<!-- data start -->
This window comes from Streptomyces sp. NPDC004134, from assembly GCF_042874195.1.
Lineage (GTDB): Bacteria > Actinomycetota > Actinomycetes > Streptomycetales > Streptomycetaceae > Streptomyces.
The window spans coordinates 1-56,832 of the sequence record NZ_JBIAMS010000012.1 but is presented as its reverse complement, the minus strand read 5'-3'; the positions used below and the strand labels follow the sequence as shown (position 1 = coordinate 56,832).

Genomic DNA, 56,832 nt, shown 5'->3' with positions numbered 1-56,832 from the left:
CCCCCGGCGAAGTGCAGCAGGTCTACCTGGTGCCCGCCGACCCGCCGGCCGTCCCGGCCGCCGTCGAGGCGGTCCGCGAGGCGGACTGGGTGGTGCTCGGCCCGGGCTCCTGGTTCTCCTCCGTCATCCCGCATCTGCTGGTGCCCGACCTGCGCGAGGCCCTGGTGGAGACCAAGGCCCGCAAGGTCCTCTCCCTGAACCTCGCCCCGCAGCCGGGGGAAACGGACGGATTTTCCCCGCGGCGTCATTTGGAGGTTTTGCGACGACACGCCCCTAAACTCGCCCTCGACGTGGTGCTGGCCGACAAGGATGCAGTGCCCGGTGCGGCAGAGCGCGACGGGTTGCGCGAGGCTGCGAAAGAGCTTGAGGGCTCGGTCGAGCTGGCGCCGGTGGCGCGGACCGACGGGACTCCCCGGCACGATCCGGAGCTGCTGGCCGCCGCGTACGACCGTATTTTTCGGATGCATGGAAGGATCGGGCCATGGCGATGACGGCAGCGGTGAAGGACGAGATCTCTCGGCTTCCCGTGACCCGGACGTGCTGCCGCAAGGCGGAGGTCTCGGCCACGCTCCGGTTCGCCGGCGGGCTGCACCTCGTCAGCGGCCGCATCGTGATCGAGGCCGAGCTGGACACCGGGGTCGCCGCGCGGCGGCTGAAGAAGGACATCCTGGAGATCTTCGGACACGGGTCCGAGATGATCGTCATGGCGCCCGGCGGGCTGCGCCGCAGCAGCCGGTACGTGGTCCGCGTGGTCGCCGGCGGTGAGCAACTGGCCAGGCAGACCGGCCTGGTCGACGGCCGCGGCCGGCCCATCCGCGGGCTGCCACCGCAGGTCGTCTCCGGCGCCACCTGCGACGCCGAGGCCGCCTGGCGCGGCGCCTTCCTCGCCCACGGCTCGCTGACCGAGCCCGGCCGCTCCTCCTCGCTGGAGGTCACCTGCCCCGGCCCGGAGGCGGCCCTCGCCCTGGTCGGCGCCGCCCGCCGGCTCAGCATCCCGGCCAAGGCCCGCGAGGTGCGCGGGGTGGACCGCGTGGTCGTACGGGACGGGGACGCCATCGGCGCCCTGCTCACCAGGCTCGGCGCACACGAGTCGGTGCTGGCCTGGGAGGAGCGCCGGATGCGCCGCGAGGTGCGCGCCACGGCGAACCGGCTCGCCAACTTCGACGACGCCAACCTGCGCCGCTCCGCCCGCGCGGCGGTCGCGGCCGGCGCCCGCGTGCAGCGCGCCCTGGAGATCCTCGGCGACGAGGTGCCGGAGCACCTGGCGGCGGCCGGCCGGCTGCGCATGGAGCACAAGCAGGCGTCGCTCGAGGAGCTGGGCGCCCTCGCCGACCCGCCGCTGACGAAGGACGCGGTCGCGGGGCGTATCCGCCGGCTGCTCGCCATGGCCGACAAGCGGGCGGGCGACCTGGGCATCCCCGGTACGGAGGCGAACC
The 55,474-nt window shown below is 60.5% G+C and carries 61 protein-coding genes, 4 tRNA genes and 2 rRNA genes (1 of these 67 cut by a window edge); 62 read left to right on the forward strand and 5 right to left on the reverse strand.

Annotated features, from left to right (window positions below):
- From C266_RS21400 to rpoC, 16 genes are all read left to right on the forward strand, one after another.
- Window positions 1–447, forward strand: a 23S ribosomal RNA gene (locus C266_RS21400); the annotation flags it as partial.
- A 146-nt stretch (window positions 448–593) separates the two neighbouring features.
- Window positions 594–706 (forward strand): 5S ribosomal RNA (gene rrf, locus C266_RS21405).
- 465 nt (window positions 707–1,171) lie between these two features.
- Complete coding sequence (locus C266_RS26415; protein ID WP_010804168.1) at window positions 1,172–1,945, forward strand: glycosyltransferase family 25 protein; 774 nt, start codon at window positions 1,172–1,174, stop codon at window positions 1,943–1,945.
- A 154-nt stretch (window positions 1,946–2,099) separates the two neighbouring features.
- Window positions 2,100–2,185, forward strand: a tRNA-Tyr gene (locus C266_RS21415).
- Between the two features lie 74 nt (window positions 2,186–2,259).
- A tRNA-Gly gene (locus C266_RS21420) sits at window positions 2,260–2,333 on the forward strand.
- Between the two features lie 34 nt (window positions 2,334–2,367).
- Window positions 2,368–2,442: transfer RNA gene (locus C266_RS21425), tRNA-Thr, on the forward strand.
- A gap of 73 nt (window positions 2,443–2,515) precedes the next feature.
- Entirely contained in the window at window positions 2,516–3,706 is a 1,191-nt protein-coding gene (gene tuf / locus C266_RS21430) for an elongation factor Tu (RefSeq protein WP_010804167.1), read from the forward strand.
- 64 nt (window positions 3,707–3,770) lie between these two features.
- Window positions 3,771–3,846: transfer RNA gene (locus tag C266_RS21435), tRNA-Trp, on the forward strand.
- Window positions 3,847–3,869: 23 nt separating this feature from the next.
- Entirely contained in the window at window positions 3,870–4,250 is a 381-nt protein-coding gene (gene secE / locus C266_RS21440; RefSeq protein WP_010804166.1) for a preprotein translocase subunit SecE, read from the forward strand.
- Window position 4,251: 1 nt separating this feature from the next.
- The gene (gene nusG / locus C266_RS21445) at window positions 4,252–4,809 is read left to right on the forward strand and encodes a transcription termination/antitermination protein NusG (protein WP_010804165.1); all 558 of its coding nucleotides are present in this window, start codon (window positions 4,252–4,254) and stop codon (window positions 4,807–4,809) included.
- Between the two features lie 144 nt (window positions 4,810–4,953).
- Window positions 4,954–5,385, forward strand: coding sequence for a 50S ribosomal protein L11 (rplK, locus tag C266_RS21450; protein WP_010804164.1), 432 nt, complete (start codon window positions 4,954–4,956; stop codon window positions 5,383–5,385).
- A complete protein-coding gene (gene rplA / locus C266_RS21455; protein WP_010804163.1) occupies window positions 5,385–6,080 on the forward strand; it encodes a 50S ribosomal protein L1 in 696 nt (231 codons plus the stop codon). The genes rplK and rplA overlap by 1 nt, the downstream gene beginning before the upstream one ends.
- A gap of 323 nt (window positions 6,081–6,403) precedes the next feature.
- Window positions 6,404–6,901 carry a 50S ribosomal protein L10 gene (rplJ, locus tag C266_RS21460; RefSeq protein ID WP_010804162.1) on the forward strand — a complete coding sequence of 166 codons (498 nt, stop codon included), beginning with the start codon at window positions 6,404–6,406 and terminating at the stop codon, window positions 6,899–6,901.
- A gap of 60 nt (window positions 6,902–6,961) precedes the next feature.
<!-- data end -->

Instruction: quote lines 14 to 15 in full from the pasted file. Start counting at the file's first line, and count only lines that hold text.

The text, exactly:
- A 154-nt stretch (window positions 1,946–2,099) separates the two neighbouring features.
- Window positions 2,100–2,185, forward strand: a tRNA-Tyr gene (locus C266_RS21415).